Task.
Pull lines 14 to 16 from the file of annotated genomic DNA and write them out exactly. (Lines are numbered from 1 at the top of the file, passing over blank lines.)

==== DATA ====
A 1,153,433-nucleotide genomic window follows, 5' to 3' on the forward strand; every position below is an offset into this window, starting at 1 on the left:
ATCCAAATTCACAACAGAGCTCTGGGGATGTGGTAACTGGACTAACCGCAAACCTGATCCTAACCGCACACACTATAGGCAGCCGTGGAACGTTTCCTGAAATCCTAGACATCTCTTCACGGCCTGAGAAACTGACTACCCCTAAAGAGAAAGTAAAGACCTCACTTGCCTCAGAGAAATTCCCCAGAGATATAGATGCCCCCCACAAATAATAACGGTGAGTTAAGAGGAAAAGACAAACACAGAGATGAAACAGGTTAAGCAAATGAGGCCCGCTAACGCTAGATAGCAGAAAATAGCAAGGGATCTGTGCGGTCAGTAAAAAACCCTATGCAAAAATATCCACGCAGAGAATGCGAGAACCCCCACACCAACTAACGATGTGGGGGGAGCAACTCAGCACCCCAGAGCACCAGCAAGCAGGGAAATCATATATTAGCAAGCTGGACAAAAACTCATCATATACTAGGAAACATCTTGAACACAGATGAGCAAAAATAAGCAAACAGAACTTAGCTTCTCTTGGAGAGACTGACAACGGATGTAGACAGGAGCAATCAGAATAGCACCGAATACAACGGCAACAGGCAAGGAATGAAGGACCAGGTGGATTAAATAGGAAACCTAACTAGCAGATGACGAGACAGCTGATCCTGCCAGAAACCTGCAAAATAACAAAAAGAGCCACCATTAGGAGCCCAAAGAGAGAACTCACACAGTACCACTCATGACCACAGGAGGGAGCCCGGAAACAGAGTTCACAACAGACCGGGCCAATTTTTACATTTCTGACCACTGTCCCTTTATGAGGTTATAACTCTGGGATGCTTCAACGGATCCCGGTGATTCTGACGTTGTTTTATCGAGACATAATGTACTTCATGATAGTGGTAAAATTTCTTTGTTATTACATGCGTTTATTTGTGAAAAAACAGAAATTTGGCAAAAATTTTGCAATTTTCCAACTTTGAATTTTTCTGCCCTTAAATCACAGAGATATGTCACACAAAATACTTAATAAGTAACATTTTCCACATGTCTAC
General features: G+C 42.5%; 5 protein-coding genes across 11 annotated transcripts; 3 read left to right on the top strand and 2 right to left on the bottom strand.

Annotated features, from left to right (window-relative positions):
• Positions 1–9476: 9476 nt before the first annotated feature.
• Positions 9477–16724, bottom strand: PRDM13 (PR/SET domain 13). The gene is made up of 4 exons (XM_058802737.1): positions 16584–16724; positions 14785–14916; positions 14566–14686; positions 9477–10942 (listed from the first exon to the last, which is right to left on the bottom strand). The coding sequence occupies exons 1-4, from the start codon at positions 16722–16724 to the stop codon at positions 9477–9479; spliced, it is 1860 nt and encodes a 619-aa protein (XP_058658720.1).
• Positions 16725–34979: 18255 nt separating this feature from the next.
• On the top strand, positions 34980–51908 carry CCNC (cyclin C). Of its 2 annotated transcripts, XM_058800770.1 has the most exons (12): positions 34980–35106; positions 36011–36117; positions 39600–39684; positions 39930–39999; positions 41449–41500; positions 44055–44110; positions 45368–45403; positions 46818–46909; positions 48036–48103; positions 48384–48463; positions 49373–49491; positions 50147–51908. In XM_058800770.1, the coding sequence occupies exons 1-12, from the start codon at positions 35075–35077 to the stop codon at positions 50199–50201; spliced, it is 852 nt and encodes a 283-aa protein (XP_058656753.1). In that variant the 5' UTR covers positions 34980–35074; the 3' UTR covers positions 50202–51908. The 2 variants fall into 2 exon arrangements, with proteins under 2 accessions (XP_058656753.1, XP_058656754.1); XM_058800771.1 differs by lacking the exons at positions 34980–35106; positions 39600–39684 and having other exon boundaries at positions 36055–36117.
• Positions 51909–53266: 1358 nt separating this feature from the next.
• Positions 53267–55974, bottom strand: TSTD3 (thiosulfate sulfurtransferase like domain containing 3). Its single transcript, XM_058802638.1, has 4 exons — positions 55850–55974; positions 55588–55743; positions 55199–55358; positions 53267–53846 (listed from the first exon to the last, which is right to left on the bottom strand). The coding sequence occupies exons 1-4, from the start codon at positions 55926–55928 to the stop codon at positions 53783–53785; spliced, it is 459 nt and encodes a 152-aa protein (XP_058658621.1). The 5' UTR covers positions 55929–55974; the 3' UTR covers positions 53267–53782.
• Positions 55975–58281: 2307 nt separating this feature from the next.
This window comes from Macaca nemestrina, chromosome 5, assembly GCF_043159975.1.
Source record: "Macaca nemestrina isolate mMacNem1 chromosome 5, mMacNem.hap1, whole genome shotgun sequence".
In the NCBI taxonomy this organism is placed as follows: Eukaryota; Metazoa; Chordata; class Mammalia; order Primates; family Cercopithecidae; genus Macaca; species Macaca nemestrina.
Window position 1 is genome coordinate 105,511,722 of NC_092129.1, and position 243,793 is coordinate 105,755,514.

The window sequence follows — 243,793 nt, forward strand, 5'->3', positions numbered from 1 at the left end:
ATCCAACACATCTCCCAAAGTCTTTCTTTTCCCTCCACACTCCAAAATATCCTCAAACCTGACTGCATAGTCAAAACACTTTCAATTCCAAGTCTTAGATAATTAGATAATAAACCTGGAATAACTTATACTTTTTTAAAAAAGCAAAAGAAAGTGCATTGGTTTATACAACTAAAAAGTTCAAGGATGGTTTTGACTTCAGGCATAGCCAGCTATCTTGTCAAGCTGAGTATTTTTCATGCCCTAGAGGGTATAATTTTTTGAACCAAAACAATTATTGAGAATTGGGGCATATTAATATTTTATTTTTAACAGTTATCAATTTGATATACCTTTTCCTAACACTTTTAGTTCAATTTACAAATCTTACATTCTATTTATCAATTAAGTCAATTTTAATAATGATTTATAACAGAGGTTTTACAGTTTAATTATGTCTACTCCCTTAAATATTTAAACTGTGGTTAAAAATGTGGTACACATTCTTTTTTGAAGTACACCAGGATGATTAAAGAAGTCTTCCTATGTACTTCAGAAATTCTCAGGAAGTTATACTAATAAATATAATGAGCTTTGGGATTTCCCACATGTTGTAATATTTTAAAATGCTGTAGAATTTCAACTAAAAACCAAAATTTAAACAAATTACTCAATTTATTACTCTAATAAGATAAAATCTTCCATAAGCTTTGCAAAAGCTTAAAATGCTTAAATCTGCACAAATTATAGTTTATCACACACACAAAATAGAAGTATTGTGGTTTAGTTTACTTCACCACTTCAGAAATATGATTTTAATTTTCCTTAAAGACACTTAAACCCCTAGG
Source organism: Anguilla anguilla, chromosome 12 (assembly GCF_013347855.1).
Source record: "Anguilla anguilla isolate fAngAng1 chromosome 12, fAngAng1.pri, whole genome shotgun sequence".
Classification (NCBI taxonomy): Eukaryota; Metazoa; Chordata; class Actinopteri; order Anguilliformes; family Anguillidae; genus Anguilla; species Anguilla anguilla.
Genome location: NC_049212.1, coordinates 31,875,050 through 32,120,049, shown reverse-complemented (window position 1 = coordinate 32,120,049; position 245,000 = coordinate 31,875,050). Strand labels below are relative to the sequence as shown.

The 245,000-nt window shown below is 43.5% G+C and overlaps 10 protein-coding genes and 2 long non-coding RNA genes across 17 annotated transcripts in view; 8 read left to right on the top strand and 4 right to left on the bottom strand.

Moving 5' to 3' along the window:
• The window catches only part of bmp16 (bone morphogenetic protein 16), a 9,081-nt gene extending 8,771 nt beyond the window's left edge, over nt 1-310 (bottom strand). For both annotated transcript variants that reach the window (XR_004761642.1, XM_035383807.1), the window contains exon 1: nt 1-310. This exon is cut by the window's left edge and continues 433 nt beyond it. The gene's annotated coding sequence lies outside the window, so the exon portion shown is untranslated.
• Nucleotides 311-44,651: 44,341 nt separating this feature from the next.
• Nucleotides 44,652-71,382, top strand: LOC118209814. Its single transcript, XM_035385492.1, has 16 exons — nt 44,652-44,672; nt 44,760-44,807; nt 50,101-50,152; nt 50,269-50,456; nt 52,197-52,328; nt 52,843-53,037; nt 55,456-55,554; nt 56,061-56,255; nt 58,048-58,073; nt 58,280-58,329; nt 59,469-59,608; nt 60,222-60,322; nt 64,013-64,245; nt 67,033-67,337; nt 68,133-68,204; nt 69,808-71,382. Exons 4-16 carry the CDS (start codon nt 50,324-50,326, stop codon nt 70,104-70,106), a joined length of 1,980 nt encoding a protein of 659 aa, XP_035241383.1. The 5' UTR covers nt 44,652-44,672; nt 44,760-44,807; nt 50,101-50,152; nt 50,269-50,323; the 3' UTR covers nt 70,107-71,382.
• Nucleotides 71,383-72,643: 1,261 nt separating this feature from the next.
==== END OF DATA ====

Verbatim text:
In the NCBI taxonomy this organism is placed as follows: Eukaryota; Metazoa; Chordata; class Mammalia; order Primates; family Cercopithecidae; genus Macaca; species Macaca nemestrina.
Window position 1 is genome coordinate 105,511,722 of NC_092129.1, and position 243,793 is coordinate 105,755,514.

The window sequence follows — 243,793 nt, forward strand, 5'->3', positions numbered from 1 at the left end: